CT attorney general offers tips to help protect against data breaches

Not even counting some of the big national leaks like AT&T, nearly one million Connecticut residents have been impacted by data breaches at Webster Bank, Eversource and Yale New Haven Hospitals in just the last year.

Greg Thompson

Apr 1, 2024, 9:05 PM

Updated 104 days ago

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Connecticut Attorney General William Tong says data breaches are becoming more of an issue following the announcement from AT&T this past weekend that information from 73 million current and past customers was leaked on to the web.
"I wish I could say that's not true," says Tong. It definitely is true and it's because there's scammers and bad actors out there in cyberspace, and it's really easy for them."
Not even counting some of the big national leaks like AT&T, nearly one million Connecticut residents have been impacted by data breaches at Webster Bank, Eversource and Yale New Haven Hospitals in just the last year.
Tong says the inconvenient truth is that in this day and age, "all of us are exposed. It's hard to avoid doing business, exchanging information on the internet."
The attorney general also says there are ways to be less exposed - especially in Connecticut. The Connecticut Data Privacy Act - which just went into effect last summer - gives people more control over what companies know about them.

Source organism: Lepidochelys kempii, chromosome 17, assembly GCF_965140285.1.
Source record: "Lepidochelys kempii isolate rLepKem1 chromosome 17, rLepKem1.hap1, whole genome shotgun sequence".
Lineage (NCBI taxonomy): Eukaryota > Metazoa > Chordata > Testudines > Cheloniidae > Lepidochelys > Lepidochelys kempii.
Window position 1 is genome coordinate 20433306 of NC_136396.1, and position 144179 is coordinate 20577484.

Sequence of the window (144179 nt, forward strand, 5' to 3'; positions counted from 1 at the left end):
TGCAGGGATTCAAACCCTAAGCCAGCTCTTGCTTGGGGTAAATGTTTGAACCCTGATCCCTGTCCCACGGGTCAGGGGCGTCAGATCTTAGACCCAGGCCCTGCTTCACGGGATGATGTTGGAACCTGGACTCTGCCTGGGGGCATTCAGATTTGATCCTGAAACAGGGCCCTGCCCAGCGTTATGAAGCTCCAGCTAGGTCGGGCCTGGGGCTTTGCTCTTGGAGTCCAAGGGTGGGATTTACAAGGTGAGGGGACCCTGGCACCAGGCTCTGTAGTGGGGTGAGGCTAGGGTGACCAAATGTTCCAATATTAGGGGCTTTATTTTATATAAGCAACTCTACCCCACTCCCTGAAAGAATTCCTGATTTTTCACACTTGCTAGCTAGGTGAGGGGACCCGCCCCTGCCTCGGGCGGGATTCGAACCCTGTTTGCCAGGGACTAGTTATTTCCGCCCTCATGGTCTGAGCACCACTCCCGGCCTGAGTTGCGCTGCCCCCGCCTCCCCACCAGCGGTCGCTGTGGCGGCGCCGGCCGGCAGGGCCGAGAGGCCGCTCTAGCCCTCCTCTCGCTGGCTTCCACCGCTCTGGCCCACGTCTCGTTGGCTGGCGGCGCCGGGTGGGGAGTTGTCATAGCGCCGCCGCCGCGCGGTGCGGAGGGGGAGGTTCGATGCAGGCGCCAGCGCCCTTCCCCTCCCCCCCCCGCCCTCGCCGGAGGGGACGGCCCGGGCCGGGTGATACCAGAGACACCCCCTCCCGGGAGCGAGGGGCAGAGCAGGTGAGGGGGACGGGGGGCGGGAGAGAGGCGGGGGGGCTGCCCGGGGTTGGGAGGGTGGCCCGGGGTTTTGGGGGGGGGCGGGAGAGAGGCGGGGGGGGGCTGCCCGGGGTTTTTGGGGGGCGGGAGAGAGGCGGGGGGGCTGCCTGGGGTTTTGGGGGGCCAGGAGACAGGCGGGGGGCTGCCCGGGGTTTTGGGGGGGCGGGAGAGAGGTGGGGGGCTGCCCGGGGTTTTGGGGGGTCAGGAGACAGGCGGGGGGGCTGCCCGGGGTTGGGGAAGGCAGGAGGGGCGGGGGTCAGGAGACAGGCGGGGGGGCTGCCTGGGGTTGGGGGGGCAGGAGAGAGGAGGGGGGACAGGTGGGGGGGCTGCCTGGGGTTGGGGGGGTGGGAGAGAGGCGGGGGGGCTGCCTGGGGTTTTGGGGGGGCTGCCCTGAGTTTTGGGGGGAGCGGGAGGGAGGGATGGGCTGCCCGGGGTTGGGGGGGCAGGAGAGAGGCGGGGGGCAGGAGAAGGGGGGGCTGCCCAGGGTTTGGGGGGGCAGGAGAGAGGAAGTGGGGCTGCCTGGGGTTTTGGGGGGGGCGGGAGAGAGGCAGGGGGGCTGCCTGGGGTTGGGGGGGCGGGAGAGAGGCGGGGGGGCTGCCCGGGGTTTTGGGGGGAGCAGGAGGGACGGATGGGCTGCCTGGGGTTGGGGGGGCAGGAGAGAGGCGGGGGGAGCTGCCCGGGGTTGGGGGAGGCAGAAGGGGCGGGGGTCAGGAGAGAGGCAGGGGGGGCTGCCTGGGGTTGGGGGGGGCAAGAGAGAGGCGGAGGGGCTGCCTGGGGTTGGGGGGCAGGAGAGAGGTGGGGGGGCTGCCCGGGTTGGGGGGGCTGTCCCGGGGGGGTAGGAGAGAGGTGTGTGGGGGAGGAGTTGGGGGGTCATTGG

Tong tells News 12 that thanks to the CTDPA, "you can opt in or opt out of data being collected - information being collected from you. You have the right to know what's been collected, you have the right to delete that information."
Tong says the best way to keep yourself safe it to share as little data as possible. That means only filling out the bare minimum required spots when you sign up for things. Even then, if something doesn't seem totally necessary, Tong says to try to find away around it.
"If it occurs to you they don't need it," says Tong, "you should call them up and say 'Hey, I would like to register for this event, or I would like to purchase this product, but I do not want to give you my Social Security number, why do you need it?' That could go a long way to protecting you and your family."
Tong acknowledges this is a lot but says people should still feel safe doing what they need to online, adding that if a data breach does happen, the government has ways to protect you.
He says victims should put a security freeze on their credit report, tell the police, and report it to the state Department of Consumer Protection or his office.
Places to report a data breach:


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